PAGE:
Laptop Reflections

Conditional Design are Luna Maurer, Edo Paulus, Jonathan Puckey and Roel Wouters. All four of us are working with their laptops on a daily basis. We wrote a script that captured our portraits via the webcam on our laptops and made simultaneously screenshots of the desktops every 5 minutes. These pictures show our behaviour with the computer during one whole year.
The enormous archive of images is revealed in the form of 5 videos, each lasting 3 hours 27 mins, a wall print, a newspaper and the website The images used span the period from 1 April to 16 December 2009.

I am being watched. The gaze comes through the laptop screen, focusing on what is happening on the other side. It sees a picture of a face being formed behind the screen. An open mouth, a laugh, eyes screwed up, sleepy, concentrating hard, irritation and anxiety, teeth, nostrils, bags under the eyes, wrinkles on the forehead, minimal differences in an unchanging gaze. I never look my best, like I really want to have my portrait done.

The screen sees me the whole time while I am looking at it, I am not embarrassed by it, it is neutral, invisible even, I don’t register its existence, it is just a glowing surface.

The screen is inextricably connected to my life. It is a door that I pull shut behind me, which gives me access to a space where I can disappear. It is my gateway to information, it is my space for communication, it is a space where I carry out my work and enjoy myself. I entered into this connection and I am addicted to it. I seek it out, at all times of the day. I am no longer surprised by this phenomenon, instead I invite it into my daily life. The screen travels with me to the most diverse locations in the world, it is opened and closed, once a day, ten times a day, or sometimes it stays on.

Even if the journey that takes place in my head while I sit and watch, read, write or research is an eventful one, I might actually be sitting there motionless for hours on end. The images analyse my individual codes of behaviour and my characteristics. It is not just my facial expression that is being observed, but also the context in which it occurs: how is my hair sitting today, how am I holding my body, which clothes am I wearing (again), which other people, friends, supporters, students are hiding behind my screen? In what surroundings have I opened my screen? And the gaze keeps storing the image – every five minutes – in its memory.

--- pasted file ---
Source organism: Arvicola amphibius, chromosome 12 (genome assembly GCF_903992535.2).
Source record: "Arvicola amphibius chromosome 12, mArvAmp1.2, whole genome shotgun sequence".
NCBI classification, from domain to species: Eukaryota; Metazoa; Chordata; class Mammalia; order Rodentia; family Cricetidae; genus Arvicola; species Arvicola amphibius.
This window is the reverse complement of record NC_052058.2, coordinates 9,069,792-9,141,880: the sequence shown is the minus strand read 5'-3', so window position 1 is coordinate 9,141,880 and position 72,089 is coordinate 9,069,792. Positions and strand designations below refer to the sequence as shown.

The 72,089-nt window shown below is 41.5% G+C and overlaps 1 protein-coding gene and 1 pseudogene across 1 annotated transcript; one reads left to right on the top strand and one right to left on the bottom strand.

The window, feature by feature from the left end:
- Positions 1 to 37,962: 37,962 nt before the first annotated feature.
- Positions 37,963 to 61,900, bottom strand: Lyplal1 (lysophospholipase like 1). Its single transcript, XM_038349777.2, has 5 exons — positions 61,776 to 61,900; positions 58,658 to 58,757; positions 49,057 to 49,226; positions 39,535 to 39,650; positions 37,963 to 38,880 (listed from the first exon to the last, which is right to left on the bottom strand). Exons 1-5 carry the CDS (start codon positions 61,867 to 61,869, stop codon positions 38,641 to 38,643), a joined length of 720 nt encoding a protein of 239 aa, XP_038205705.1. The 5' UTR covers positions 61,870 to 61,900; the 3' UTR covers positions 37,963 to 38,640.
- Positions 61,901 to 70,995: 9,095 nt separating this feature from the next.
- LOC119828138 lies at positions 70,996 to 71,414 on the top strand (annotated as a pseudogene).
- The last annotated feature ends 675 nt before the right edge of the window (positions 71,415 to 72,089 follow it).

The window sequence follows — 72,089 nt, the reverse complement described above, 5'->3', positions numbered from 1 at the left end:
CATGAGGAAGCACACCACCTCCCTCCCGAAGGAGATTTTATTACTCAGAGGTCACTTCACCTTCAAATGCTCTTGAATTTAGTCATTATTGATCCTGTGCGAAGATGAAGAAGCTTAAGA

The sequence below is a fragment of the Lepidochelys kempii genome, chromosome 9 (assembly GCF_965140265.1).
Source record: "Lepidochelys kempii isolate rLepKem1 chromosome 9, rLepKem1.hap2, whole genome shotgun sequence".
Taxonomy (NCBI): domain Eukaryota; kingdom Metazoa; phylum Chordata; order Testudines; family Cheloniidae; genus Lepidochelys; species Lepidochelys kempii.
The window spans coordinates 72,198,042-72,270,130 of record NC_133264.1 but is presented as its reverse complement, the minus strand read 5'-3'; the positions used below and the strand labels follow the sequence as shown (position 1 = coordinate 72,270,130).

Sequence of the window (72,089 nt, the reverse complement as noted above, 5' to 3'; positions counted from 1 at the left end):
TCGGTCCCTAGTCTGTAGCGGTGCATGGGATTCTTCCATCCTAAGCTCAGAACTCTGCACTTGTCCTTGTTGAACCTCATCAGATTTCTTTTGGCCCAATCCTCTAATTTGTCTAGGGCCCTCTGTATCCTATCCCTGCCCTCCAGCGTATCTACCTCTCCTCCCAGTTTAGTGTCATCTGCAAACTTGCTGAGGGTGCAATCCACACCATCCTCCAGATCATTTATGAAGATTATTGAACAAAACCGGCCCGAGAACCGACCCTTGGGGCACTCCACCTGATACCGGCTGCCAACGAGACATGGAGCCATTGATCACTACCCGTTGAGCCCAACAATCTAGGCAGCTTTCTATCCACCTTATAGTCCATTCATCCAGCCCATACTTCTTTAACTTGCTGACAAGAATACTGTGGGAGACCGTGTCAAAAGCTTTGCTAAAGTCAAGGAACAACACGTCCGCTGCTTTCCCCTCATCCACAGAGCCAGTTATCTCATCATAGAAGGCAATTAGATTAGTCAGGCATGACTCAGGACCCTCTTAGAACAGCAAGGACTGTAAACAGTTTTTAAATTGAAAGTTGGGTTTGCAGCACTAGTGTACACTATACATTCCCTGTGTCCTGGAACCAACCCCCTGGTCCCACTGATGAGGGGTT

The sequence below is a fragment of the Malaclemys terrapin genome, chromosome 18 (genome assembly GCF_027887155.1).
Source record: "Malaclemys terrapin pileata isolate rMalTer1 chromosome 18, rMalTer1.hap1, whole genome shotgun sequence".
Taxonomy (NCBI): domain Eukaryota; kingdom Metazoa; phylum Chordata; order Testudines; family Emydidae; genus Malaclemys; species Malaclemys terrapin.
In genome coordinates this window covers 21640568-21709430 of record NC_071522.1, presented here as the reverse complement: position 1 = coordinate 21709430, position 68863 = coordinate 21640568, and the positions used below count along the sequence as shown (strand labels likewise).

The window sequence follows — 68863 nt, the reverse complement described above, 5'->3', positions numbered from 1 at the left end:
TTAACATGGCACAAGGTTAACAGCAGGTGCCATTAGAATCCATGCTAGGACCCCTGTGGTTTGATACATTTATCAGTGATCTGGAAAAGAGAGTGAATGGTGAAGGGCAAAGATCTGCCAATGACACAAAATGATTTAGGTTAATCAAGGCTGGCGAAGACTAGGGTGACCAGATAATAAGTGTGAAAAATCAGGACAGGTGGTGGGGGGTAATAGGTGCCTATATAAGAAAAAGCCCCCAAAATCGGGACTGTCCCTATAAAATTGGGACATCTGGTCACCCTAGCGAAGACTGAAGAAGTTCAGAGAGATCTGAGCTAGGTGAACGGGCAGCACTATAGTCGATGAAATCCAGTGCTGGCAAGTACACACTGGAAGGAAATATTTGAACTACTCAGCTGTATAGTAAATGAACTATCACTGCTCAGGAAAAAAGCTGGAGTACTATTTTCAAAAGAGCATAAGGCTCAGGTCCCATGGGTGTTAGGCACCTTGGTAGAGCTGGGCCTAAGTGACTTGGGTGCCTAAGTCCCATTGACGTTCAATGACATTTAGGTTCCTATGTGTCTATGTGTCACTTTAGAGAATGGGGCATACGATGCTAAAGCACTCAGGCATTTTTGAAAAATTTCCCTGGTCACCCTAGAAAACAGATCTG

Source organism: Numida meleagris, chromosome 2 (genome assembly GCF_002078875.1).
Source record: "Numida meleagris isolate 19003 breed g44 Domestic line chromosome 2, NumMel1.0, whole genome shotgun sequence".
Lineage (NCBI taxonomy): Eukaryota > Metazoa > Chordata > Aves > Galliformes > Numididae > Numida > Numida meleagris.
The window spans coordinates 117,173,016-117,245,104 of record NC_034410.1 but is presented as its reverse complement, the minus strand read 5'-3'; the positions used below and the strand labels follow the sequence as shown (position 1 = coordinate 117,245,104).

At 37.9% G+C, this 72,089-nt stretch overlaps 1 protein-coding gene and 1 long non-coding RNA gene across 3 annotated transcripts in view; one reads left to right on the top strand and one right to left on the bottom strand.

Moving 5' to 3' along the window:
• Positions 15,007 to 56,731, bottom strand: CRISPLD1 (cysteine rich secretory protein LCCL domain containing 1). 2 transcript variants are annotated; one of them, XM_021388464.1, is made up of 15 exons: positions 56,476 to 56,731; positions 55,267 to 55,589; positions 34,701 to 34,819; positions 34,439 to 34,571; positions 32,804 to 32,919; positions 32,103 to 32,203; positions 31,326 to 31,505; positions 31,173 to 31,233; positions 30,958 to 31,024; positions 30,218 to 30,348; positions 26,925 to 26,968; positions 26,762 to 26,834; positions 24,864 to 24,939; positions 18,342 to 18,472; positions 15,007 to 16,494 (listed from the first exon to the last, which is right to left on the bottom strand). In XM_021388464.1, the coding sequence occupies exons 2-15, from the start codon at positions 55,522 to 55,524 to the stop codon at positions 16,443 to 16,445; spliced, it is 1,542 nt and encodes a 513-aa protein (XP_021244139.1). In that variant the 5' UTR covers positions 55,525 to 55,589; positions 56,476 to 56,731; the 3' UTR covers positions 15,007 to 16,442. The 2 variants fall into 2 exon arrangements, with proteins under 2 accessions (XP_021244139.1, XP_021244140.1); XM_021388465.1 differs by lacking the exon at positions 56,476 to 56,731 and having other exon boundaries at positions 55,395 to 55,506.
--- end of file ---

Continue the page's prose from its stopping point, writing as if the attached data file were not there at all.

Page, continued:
The gaze is not only directed at me, but also at what exactly I am doing onscreen. Am I emailing or on Skype, am I looking for distraction, do I change application frequently – or even do I swap between active windows frequently? Is it text, images, video or sound that accompanies me throughout the day? Does my portrait match what is happening onscreen? If I am watching a film, does my expression fit the images in the film? Are there big differences between the four of us?

We can only discover the patterns and details when the enormous number of images are arranged and displayed in an accessible manner.

We captured the images for a whole year, starting in January 2009. Every five minutes during the day a portrait was taken by the built-in webcam and a screenshot taken, whenever we were using our laptops. The gaze was inescapable. To an extent we got used to this gaze that we had turned upon ourselves. However we often felt we were on show and under observation. Sometimes we were followed by the feeling of being watched at times where there was no computer screen nearby, for example while watching television. It even happened when we were looking at shop windows or a magazine: suddenly you were overcome by the oppressive feeling that we got when the green light next to the webcam flashed, as a sign that it was storing yet another image in its huge memory. We came to terms with it. The desire to discover patterns was greater than the inconvenience of the gaze. We also enjoyed the experiment, studying your self -portrait is fascinating. The sometimes claustrophobic feeling, the confrontation with our own daily routine alternated with the pleasure of knowing we have been recorded and being able to observe ourselves. We are thus more concerned with personal, subjective, even sensitive feelings: layers which will reveal themselves beyond the objective and concrete facts in the large number of images. We are looking for extraordinary connections and unpredictable arrangements, for series of images that no-one would put together.

Luna Maurer